So I believe as I was once taught by my exploration mentor Bill Stone, an expedition produces data whereas an adventure does not.
If we record all we find and observe it survives, and this extends beyond us as divers to the general public.
I believe that the UK based NAS (Nautical Archeological Society) with their recent initiative through photogrammetry to allow non divers to visit protected wreck sites is the future.
An artifact on one diver’s shelf or abandoned rusting in their garden is worth nothing!
An artifact in a museum with data and better still on line for the mass populace is conservation in its most lasting sense.
What would you advise someone who would like to start scuba diving? What would be the ideal process?
Go and sign up on a basic SCUBA classes with one of the many recognised training agencies out there now. After that, as I found with my own vocation, passion and career… get out there and do it!
The sky is the limit as they say.
I had no idea in 1990 at Stoney Cove of my first open water SCUBA dive that I would end up exploring a part of the Earth never seen by man before in the J2 cave, Mexico, or diving the wreck site underwater museums of Jutland, Narvik, Scapa and Truk and being rival edged to receiver 2000 plus year old human remains from a Roman ship… but I did!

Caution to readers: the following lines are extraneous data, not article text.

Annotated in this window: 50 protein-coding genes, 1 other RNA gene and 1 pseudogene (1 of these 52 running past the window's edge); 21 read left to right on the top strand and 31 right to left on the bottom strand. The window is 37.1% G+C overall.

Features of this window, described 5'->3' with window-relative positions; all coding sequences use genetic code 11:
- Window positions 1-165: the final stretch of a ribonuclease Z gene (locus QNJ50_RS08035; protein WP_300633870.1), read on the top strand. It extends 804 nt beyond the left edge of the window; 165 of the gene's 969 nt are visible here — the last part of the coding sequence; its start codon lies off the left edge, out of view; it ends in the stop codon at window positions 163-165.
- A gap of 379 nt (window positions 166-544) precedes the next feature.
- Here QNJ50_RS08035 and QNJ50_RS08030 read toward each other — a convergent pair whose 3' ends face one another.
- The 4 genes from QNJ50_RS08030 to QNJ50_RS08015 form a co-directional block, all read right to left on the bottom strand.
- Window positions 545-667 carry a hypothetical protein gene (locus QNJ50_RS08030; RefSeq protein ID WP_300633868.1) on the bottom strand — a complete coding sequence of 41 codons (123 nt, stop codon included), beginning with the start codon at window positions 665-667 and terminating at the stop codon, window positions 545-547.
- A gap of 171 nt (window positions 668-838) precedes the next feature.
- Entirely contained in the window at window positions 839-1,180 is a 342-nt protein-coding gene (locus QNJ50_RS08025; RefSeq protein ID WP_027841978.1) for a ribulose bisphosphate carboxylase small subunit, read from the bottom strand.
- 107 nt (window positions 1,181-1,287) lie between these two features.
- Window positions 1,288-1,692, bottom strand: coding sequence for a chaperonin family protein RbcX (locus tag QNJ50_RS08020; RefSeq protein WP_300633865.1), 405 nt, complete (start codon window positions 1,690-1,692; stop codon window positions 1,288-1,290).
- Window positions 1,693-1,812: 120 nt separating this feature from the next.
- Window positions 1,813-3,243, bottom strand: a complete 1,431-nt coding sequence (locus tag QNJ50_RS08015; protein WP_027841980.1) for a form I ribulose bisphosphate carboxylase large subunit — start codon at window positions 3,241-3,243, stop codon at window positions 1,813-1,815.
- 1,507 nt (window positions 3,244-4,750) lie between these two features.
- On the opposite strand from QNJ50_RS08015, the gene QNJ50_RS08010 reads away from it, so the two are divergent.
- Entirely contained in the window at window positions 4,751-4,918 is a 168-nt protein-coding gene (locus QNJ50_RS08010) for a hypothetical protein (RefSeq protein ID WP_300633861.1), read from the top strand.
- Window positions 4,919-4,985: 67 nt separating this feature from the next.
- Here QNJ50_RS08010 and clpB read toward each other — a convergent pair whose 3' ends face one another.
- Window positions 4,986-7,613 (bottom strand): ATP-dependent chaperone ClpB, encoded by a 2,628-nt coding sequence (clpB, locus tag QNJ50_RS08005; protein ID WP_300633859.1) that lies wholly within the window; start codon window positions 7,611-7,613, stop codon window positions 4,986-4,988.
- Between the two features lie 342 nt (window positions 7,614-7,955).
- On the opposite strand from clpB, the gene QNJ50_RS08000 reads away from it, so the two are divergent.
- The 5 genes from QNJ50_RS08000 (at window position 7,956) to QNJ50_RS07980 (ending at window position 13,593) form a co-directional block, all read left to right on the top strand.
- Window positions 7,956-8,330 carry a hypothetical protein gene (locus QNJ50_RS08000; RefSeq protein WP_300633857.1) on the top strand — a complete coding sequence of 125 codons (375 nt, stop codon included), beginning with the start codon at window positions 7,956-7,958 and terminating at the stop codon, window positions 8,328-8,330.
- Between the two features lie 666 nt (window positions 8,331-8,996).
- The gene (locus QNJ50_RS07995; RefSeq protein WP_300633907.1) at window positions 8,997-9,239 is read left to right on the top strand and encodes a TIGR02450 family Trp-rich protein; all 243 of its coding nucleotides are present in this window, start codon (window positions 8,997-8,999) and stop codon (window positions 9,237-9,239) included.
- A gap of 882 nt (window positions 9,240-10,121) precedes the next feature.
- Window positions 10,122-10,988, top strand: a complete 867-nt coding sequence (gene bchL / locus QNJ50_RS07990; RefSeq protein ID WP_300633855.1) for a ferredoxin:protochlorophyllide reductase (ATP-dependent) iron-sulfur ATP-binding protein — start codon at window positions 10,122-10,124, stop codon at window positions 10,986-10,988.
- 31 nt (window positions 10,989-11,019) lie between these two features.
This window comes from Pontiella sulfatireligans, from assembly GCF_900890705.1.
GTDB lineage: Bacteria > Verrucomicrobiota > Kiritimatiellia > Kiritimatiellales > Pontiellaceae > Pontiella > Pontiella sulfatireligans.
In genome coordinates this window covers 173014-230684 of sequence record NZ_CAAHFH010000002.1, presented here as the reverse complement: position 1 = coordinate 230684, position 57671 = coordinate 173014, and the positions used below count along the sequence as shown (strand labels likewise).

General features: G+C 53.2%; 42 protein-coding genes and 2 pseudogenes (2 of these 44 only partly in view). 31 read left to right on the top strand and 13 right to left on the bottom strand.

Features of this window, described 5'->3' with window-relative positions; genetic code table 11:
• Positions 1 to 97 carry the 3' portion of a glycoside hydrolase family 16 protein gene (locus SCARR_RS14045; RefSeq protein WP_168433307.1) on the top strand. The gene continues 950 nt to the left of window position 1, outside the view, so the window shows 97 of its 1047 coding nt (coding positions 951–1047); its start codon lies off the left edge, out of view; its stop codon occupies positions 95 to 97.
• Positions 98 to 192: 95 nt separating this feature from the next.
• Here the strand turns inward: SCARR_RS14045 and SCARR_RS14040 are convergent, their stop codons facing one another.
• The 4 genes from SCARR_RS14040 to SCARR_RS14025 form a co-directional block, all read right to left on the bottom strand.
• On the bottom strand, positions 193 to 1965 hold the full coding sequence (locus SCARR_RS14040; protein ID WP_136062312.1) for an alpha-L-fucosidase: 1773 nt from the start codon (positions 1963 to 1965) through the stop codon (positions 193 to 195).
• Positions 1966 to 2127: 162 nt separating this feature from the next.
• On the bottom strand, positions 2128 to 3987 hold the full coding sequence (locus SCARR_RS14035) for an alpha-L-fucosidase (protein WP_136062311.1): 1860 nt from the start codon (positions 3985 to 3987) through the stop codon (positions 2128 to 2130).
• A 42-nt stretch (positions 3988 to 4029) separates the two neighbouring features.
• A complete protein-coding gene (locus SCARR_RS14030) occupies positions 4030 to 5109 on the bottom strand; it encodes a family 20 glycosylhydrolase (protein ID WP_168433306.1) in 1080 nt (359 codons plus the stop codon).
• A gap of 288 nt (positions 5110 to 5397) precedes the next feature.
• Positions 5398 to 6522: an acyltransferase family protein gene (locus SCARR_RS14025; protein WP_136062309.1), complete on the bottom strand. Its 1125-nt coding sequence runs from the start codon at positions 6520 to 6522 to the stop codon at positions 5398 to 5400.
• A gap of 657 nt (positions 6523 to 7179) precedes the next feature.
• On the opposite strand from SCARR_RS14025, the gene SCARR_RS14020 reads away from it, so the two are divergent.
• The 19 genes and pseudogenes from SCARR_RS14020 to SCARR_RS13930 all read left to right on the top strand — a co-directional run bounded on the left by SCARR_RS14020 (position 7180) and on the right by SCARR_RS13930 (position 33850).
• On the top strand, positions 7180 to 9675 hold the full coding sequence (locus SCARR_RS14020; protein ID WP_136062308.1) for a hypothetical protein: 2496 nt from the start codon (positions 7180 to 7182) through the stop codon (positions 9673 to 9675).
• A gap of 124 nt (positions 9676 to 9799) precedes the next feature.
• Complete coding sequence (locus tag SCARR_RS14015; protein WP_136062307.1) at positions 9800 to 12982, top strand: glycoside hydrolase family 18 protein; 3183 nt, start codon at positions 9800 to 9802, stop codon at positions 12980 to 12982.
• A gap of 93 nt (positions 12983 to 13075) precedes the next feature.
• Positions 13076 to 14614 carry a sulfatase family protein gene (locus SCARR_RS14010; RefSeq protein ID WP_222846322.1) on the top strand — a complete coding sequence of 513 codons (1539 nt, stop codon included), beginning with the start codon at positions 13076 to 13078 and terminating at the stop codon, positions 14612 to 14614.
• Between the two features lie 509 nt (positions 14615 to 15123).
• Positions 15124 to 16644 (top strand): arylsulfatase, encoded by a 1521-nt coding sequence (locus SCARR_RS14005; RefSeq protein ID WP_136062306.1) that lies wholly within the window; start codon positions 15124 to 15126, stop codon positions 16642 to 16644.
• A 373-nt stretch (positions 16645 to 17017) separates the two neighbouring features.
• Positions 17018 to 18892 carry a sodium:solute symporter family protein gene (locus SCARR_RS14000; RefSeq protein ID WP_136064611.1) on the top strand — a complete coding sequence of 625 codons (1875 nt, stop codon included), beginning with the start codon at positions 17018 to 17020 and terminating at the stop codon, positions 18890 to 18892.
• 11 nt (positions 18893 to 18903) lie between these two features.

And the advice is, “You can too!”
There is the perception that scuba diving is an expensive hobby, only for “super humans”. Do you agree?
No! Not at all! I am neither and have been privileged to visit, explore and document many ship wrecks over a 30 year diving career.
The secret is get out there and get started.
History is all around us, from your doorstep to the far reaches of our home planet Earth and beyond.
What is your most memorable dive so far and why?
Hard question indeed as after seven thousand plus dives there have been so many fantastic memories of wrecks, cave, scenic and marine life dives.
However 2 dives come to mind:
The first was a single tank wet suit no decompression dive with my wife and best friend Gemma Smith the morning after our Sunset beach wedding in Grand Cayman.
We dived from shore in a network of shallow caverns and galleys with friends, surrounded by shoals of thousands of tiny fish and it was magical.
The second was my first dive in the Exosuit 1 ATA diving platform as I was lowered into the water off the Woods Hole Oceanographic Institute (WHOI) pier, released by the crane and began to descend in crystal clear green ocean water a cormorant bird ‘flew’ past my face plate underwater… Wow!
What are your future plans and projects?
Returning Flight Lt. Eugene Ford from his WW2 B-24 J crash site, off of the island of Vis in Croatia to his family during a project to excavate the site for the US DPAA in 2017 was one of the most humbling, emotional and rewarding prospects of my 30 year career in diving.
I hope we can continue to find, survey and excavate further WW2 wreck sites, to return more heroes to their families.